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Communication Creates Conflict extended Heath Bunting’s long-standing interest in repurposing government- or corporate-controlled communications channels (such as radio or street advertising) to create moments of social connection, playfulness, openness, and resistance.
“during my late night tactical excursions
of flyposting raids on planet earth
i often raided the discards of large corpse
often finding computer systems
these always worked as they were thrown away
because they were no longer WANTED as opposed to NEEDED
so with salvaged manuals and collected software
i set to production”
—from the postscript for Communication Creates Conflict
Image from irational.org.
In 1993 or so, Bunting set up a bulletin board system (BBS) under the name cybercafe. Run from a recycled system in his kitchen with the help of collaborators including Rachel Baker, Marc Garrett, and Ivan Pope, the BBS could be reached by dialing the London number 071 240 3332. Anarchists, hackers, and artists posted messages that included poetry, event promotion, and information about creating computer viruses.
Read "Between the Net and the Street," an interview with Rachel Baker.
At the same time, Bunting made a number of artistic gestures that considered the internet as infrastructure, rather than formal medium. One project that highlighted the internet's materiality was a dumpster in central London to which people could “upload and download old hardware,” by sending their junked computers to British Telecom Skip, Bankside, London SE1.
“With people in informal residential situations, like squats, it became clear that one could train a postman to deliver mail to an informal address such as ‘the yellow trash can next to the one with trash in it’ and that outboxes could be made into inboxes.” —David D’Heilly
For another project, Bunting published a call for internet users to call the pay phones at Kings Cross Station in London, distributing the announcements via the alt.cyberpunk, alt.artcom, artnet, and Cybercafe BBS. “We had a great time running around answering phones, chatting amongst ourselves and such like, in an atmosphere of ‘freedom and celebration,’” reported Bunting.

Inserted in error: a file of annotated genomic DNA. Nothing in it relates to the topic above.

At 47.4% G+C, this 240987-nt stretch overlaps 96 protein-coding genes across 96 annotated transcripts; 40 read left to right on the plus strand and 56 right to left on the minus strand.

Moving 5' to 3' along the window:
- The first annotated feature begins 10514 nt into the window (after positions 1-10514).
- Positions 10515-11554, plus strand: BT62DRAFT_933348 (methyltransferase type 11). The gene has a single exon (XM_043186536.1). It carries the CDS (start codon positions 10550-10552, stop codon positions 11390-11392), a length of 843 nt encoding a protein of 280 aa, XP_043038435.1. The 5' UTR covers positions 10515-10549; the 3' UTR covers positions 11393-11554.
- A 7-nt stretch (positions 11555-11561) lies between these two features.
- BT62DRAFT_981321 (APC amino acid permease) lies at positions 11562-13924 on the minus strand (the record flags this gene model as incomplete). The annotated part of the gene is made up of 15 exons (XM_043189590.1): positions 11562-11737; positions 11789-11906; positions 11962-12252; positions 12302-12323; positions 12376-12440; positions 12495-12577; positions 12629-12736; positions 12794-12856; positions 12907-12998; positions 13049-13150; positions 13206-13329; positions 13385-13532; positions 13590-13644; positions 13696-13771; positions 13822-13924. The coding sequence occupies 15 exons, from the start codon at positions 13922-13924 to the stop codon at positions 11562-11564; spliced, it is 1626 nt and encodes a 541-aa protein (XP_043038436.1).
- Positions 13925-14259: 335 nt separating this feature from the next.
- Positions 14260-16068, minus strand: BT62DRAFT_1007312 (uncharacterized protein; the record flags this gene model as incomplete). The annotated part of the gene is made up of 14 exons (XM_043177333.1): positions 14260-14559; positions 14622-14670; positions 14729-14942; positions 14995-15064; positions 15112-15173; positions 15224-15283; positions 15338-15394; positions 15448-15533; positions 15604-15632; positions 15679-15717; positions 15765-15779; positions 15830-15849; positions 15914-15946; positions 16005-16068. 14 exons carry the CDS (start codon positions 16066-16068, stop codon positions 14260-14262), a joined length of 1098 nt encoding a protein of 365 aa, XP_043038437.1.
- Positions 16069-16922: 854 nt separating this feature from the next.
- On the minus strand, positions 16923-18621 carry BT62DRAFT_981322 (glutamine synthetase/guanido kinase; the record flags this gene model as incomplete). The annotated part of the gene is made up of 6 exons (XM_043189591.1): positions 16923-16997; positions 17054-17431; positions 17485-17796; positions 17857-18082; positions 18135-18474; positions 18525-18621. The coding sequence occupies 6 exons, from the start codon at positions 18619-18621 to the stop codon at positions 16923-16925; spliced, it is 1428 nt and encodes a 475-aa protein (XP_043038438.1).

Curator David d’Heilly invited Bunting to participate in a project with NTT ICC in Tokyo in 1995. Prior to opening a physical venue, ICC staged a series of events exploring the idea of a “network-style museum,” which launched in 1991 with an project called “The Museum Inside the Telephone Network.” While that event imagined the entire NTT phone network as a museum, the 1995 iteration shifted focus to the internet, and included an online exhibition.
Visitors to “NTT InterCommunication '95: The Museum Inside the Network”
For his contribution to the series, Bunting created Communication Creates Conflict, a website offering messaging services at no cost. Visitors to the website would encounter a poetic text about communication. Hyperlinked fragments of words led from there to a range of interfaces where they could submit their messages, which would be delivered via postcard or fax. They could opt to have their message displayed on a sign held up in the train station or airport, or printed on a leaflet and handed out to passersby.
The sent messages were recorded on the site. Users’ notes range from tentative tests (“what is this site about?”) to more heartfelt confessionals (“I want to meet you/and see the sub way through your eyes”).
If some of the experiments in Communication Creates Conflict offered a possibility of connection, others suggested that this could be a false promise. One page offered users a Mad Libs-style template, from which they could compose an email made up of phrases selected from drop down menus. Users without email addresses were invited to make use of a “junk mail server”—a trash can in a Tokyo subway.
The accompanying catalogue notes that Communication Creates Conflict enjoyed an enthusiastic public reception from many participants. With its “demystification of electronic networks / mystification of conventional networks,” the project stands today as a prescient experiment with the materiality and lived experience of the net.